Thousands of runners, walkers and their friends filled the area in and around the football stadium in Seattle on Saturday as part of the 14th annual Komen Puget Sound Race for the Cure . About 1,200 of the 16,000 participants were survivors of breast cancer, while many others were running to honor family members who had died from the disease.
Survivor were in the pink T-shirts and sporting the medallions awarded by the event organizers. In fact, pink was everywhere _ in bundles of helium-filled balloons, on foam pink rabbit ears many people sported, even in some of the food. Vendors handed out free pink baggies of Sun Chips.
After the run, Eileen McDonnell, 44, said she was first diagnosed with breast cancer seven years ago, when her oldest child, Keira, was 8 months old. She had a mastectomy and was considered cured until two years ago, when the cancer returned to her chest wall. It was discovered just hours after she'd given birth to her third and youngest child, Braedon. "It's great there's all this excitement," McDonnell said of the pageantry surrounding the run.
"But I ran for the people who are struggling and trying to live with the disease, and who are going to have a shorter life."
McDonnell said the return of the disease has made her rethink the way she lives each day. At first, she fretted over her family's future and began buying Christmas presents for her children to open in years to come.
But about a year ago, she realized she was getting too serious and depressed when her middle daughter Kendall, 5, told her she missed her mom of old that night, McDonnell said she dragged the dining table into the living room and cooked up a stir-fry feast. After dinner, she and her children climbed on top of the table and danced. Since then, she said, she's tried to live each day with a much greater sense of levity. And so far, there have been no signs the cancer has spread beyond her chest.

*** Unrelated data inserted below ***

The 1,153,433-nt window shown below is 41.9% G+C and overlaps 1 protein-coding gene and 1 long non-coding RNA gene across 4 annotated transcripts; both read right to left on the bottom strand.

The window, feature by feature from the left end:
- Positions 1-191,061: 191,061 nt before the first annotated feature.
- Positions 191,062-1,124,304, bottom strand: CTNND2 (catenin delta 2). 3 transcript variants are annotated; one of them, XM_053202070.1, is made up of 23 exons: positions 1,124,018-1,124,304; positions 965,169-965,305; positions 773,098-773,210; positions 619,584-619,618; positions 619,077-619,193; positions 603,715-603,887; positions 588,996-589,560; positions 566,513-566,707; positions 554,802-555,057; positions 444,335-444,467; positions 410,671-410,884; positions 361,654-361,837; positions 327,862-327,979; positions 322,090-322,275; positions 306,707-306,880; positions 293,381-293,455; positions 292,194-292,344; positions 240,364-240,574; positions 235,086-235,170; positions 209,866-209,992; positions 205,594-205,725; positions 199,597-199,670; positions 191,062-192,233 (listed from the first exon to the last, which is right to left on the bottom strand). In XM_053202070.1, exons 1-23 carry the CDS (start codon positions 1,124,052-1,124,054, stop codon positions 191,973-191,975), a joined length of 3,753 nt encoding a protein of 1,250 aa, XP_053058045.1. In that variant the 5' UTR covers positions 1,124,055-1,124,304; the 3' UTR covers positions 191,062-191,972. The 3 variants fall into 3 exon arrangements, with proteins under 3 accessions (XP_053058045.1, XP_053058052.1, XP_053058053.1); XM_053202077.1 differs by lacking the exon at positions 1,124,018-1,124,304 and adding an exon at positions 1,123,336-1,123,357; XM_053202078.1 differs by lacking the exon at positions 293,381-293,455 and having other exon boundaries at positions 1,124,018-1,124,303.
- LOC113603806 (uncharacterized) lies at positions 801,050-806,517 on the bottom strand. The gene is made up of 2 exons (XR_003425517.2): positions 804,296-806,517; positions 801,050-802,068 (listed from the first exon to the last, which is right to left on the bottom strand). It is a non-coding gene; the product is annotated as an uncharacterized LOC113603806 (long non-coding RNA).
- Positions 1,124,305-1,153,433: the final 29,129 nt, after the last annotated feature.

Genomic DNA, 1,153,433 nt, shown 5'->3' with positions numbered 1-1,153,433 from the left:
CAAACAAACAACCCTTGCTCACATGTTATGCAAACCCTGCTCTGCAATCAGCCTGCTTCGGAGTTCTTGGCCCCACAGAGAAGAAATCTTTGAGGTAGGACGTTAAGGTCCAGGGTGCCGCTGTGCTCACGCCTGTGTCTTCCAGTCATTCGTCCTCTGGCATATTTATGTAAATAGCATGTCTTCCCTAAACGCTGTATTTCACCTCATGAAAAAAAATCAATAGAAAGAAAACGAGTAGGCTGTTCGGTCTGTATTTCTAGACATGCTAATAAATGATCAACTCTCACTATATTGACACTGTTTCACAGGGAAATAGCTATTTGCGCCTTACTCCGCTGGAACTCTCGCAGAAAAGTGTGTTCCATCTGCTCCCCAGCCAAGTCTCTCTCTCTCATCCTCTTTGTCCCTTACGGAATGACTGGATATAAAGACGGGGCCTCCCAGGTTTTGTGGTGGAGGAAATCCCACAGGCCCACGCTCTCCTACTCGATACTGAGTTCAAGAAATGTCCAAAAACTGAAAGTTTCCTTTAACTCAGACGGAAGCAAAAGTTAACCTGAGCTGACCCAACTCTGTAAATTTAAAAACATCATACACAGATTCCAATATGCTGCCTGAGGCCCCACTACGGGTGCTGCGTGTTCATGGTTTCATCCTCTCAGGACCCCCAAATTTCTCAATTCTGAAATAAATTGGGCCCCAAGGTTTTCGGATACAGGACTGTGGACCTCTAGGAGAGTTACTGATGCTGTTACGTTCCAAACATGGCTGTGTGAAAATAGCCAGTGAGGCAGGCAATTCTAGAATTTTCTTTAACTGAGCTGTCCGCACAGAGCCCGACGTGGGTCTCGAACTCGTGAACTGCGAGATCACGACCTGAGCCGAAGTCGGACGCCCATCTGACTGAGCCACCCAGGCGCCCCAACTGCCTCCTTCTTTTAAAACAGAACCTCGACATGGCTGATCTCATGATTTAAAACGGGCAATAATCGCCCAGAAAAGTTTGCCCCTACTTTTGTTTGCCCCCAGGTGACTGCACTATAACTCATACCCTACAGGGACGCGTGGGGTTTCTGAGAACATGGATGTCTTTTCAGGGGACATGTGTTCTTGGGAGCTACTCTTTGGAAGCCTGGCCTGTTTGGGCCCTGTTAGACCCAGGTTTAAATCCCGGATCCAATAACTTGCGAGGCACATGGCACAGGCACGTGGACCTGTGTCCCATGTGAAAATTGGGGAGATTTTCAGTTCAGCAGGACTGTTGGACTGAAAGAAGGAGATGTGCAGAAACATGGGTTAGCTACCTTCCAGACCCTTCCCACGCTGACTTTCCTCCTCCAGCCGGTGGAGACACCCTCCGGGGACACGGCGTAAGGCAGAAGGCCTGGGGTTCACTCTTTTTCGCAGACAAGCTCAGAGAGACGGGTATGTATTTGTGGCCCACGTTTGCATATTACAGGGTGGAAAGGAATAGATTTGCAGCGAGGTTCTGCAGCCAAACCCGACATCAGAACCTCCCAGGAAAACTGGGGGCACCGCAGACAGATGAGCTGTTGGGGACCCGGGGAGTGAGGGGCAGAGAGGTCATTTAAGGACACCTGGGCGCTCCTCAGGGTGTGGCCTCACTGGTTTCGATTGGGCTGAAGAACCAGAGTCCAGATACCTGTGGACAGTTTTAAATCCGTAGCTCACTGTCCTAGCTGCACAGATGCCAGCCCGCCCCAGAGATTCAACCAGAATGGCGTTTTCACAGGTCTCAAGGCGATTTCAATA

er who raced Saturday for the eighth time was Camron Emery, 15. Emery organized about 20 friends and family members to run with him and raised about $1,400 for the Komen foundation. He said his grandmother, aunt and godmother have all died from the disease.
One of the youngest entrants was 3-year-old Luke Amble, who entered the 1K children's run wearing a race T-shirt that came down to his shoe tops, much like a full-length dress. He started out holding a stroller but finished unassisted.
Luke was too shy to talk about his feat afterward but his older sister, Taylor Amble, 7, said she was completely out of breath by the end. "I was one of the first people to cross the finish line," Taylor said proudly. "I was really near the front." The children were there with their great-auntie Teek, Auntie Carol and Grandma Terry. Grandma Terry Amble said her own grandmother died from breast cancer and her mother from lymphatic cancer, or Hodgkin's disease.
Lynn Hagerman, executive director of the Komen foundation's Puget Sound affiliate, said Saturday's run is expected to raise about $1.8 million. She said race-day expenses will account for about 16 percent of that total. Of the remainder, about three-quarters will go toward local breast-cancer screening, treatment and education and one-quarter toward national research. Related medicine news :1
. Annual PSA screening reduces risk of prostate cancer deaths2
. UK Spends ￡7.3 Billion Annually On Malnutrition Cost3
. Annual Dental Checkups in Children Lagging Behind4
. Annual Budget 2006: Health And Education Sector Receive A Boost5
. Brazil & Kenya Seek Support For A New Resolution At WHO’s Annual Mee6
. Medical Tourism can Fetch Rs.100 bn Annually by 20127
. Annual Conference Of Plastic Surgeons In US To Focus On The Future Of Plastic Surgery8
. Jamaica Sees 1000 New Cases of HIV Annually9
. More Indians Die of Rabies Annually10
. Childrens Hospital Boston Presents at the Society for Adolescent Medicine Annual Meeting11
. National Neurosurgery Awareness Week Kicks Off During Annual Meeting of the AANS